By By Mario Gaviria and Burcu Kilic
Safe and effective vaccines are key to combating the Covid-19 pandemic; however, patents and other intellectual property claims directed at vaccine technologies create legal barriers for equitable access and fair allocation. No corporation produces at scale to supply the world. Providing timely global access will depend in significant part on increasing supply, including by transferring technology to qualified manufacturers. Much of this technology is claimed as patented, proprietary, or confidential in nature.
The vaccine candidate co-developed by the U.S. National Institutes of Health (NIH) and Moderna, mRNA-1273 SARS-CoV-2, employs the use of lipid nanoparticle (NP) technology to deliver mRNA to cells. Once the lipid nanoparticle is injected into a patient, it travels into the cells and instructs them to produce the SARS-CoV-2 spike protein. The presence of this coronavirus protein is thought to trigger an immune response leading to the production of antibodies. If the patient is infected with coronavirus, the antibodies will identify and bind to the virus, which triggers a series of events resulting in the elimination of the virus.
mRNA-1273 is in Phase 3 clinical trials. The NIH and Moderna announced promising but preliminary trial results on November 16th.
We identified several patents claimed by Moderna relating to the pertinent vaccine technologies. We placed them in four groups based on their description and their primary independent claim:
- Patents directed at an mRNA vaccine or RNA generally
- Patents directed at Lipids/NP + mRNA
- Patents specifically directed at pharmaceutical compositions involving lipid NP + mRNA.
Below is our non-exhaustive list. In a recent financial statement, Moderna suggested that it relies to a certain extent on trade secrets, know-how, and technology, which are not protected by patents, to maintain its competitive position. Moderna has announced that it will not enforce their patent rights against those making vaccines intended to combat the pandemic.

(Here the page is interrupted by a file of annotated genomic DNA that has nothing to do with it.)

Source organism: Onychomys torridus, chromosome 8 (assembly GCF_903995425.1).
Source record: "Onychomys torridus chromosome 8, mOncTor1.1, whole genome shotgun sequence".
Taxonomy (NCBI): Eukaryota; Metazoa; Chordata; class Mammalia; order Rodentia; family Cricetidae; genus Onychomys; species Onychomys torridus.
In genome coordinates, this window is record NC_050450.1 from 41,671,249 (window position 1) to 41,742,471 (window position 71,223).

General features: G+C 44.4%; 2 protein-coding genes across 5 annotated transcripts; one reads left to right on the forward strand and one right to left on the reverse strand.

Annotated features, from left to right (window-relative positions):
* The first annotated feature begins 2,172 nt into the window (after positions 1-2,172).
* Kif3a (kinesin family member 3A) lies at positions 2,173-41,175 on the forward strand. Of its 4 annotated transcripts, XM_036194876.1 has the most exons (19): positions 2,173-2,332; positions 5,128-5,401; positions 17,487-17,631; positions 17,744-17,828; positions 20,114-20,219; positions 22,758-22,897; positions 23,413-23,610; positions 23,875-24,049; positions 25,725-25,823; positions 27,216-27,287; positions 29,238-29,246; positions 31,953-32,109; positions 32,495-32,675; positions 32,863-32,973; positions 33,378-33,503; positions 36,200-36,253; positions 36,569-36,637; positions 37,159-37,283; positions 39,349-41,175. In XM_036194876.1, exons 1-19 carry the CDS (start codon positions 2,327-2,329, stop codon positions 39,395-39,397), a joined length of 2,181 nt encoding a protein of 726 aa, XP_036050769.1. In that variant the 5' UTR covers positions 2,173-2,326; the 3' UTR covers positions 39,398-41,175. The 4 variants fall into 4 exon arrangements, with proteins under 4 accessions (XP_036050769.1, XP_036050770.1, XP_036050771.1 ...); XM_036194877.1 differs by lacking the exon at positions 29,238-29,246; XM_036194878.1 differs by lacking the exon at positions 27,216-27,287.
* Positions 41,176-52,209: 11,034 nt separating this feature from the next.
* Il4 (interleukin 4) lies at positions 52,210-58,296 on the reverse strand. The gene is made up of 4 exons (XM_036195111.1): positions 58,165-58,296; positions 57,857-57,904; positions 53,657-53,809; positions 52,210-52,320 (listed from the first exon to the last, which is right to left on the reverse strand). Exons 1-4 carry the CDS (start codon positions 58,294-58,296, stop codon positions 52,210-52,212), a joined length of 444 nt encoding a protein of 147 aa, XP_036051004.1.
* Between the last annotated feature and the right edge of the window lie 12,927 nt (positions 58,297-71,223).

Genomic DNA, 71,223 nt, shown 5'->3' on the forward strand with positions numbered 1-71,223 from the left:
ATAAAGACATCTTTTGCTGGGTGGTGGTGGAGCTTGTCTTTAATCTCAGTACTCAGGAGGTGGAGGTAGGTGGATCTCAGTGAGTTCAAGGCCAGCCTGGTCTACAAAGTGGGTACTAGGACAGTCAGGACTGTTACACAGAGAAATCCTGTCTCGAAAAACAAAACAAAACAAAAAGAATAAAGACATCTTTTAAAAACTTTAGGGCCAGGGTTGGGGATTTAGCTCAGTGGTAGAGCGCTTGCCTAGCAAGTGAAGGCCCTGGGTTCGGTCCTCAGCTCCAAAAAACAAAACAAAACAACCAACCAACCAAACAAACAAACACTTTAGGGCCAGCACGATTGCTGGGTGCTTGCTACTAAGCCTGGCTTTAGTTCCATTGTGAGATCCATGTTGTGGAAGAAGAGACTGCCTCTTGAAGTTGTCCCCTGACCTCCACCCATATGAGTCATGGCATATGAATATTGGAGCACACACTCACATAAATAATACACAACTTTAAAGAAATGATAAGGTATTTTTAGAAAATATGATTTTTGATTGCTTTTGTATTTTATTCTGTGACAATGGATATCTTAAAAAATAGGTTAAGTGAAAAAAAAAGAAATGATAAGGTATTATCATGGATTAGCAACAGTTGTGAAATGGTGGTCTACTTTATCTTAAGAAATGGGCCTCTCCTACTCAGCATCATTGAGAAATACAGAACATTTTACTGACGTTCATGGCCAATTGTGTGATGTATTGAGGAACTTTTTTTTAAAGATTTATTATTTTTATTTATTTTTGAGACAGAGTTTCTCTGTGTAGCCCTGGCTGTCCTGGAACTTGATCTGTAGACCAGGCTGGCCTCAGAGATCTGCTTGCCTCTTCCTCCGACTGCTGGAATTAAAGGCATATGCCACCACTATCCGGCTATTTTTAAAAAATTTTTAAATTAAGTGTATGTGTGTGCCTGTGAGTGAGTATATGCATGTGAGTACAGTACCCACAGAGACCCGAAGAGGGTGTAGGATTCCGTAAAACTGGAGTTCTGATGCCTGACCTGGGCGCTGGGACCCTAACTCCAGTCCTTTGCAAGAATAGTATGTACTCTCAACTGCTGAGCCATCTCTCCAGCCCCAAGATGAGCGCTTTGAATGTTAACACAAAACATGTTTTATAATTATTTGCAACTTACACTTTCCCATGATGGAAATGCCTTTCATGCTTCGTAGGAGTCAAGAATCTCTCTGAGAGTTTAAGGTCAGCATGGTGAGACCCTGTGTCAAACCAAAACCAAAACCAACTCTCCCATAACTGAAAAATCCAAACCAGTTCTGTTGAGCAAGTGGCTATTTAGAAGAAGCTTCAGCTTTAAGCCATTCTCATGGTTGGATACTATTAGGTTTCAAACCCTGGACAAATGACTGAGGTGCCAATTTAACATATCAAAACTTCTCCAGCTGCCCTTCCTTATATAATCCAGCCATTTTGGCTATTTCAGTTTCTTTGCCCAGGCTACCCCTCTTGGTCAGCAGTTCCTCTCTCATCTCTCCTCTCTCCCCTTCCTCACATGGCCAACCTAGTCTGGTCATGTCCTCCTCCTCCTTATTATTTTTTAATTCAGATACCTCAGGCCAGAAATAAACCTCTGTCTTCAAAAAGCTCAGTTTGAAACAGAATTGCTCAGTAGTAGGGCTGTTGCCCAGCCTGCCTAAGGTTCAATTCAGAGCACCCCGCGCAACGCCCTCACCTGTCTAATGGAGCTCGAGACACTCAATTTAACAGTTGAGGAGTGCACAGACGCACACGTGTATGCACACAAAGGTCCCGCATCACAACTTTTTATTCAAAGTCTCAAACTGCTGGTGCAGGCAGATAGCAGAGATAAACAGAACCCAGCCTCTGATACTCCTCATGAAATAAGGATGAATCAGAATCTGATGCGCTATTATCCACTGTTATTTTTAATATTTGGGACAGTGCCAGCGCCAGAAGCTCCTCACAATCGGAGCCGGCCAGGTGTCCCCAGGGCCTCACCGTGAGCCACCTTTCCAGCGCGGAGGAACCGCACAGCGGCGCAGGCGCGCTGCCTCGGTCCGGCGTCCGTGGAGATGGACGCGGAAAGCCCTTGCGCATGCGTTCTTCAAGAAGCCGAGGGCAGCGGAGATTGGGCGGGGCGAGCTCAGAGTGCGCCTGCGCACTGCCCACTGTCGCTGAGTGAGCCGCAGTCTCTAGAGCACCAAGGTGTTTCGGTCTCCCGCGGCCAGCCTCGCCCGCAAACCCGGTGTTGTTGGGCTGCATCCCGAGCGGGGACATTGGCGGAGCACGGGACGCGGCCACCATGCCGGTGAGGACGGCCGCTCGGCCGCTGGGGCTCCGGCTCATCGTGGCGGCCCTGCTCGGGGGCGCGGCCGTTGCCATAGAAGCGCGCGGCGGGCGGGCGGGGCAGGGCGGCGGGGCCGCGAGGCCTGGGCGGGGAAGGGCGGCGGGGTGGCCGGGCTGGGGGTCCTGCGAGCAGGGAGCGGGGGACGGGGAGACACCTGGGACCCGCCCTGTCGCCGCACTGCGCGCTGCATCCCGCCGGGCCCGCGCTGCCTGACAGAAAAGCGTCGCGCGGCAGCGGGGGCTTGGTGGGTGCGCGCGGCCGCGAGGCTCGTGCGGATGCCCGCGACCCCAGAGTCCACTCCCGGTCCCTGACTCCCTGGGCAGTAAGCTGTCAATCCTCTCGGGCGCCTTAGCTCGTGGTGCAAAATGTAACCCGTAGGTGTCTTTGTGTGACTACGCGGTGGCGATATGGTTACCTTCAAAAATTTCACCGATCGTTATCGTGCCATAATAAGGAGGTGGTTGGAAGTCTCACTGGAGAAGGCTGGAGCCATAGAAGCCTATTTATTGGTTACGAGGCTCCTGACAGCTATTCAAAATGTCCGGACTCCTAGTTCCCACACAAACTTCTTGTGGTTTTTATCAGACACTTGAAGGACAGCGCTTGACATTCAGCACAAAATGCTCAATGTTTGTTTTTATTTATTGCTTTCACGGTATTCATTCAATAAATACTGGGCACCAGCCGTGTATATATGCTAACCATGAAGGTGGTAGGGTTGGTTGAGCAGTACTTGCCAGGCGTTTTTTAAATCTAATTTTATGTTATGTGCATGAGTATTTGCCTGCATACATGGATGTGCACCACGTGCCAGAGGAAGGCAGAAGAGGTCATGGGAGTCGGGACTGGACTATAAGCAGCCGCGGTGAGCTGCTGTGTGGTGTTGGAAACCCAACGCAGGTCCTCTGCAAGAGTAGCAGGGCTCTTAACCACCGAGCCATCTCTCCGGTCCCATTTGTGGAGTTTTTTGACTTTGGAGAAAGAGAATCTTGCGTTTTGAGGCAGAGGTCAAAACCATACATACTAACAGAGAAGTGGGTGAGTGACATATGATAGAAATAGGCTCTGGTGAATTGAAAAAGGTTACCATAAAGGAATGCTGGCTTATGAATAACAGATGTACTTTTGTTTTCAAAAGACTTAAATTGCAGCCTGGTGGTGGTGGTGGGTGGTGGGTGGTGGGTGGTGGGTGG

|Patent/Published Application||Applicant/Assignee||Filing Date||Status||Invention Type|
|US 10,703,789||Moderna||June 12, 2019||Active||PC: Lipids/NP + mRNA|
|US 10,702,600||Moderna||February 28, 2020||Active||Betacoronavirus mRNA Vaccine|
|US 10,577,403||Moderna||June 12, 2019||Active||PC: Lipids/NP + mRNA|
|US 10,442,756||Moderna||December 18, 2017||Active||Lipids/NP + mRNA|
|US 10,266,485||Moderna||June 11, 2018||Active||Lipids/NP + mRNA|
|US 10,064,959||Moderna||April 21, 2017||Active||mRNA synthesis|
|US 9,868,692||Moderna||March 31, 2017||Active||Lipids/NP + mRNA|
|US2020/0206362||Moderna||October 11, 2019||Pending||PC: Lipids/NP + mRNA|
|US2020/0164038||Moderna||July 29, 2019||Pending||PC: Lipids/NP + mRNA|
|US2019/0015501||Moderna||September 27, 2018||Pending||Nucleic acid vaccine|
|WO2016/118724||Moderna||January 21, 2016||Published||Lipids/NP + mRNA|
|WO2016/118725||Moderna||January 21, 2016||Published||Lipids/NP + mRNA|
 Pharmaceutical companies are not the only claimants of key technology. The U.S. government claims a patent on a key technology which may be relevant for Moderna to stabilize the spike protein. See Public Citizen, Leading COVID-19 Vaccine Candidates Depend on NIH Technology (Nov. 10, 2020), https://www.citizen.org/article/leading-covid-19-vaccines-depend-on-nih-technology/.
 “If any trade secret, know-how, or other technology not protected by a patent were to be disclosed to or independently developed by a competitor, our business and financial condition could be materially adversely affected. Failure to obtain and maintain all available regulatory exclusivities and broad patent scope and to maximize patent term restoration or extension on patents covering our products may lead to loss of exclusivity and early biosimilar entry resulting in a loss of market share and/or revenue.” Moderna, Quarterly Report, June 30, 2020 https://www.sec.gov/Archives/edgar/data/1682852/000168285220000017/mrna-20200630.htm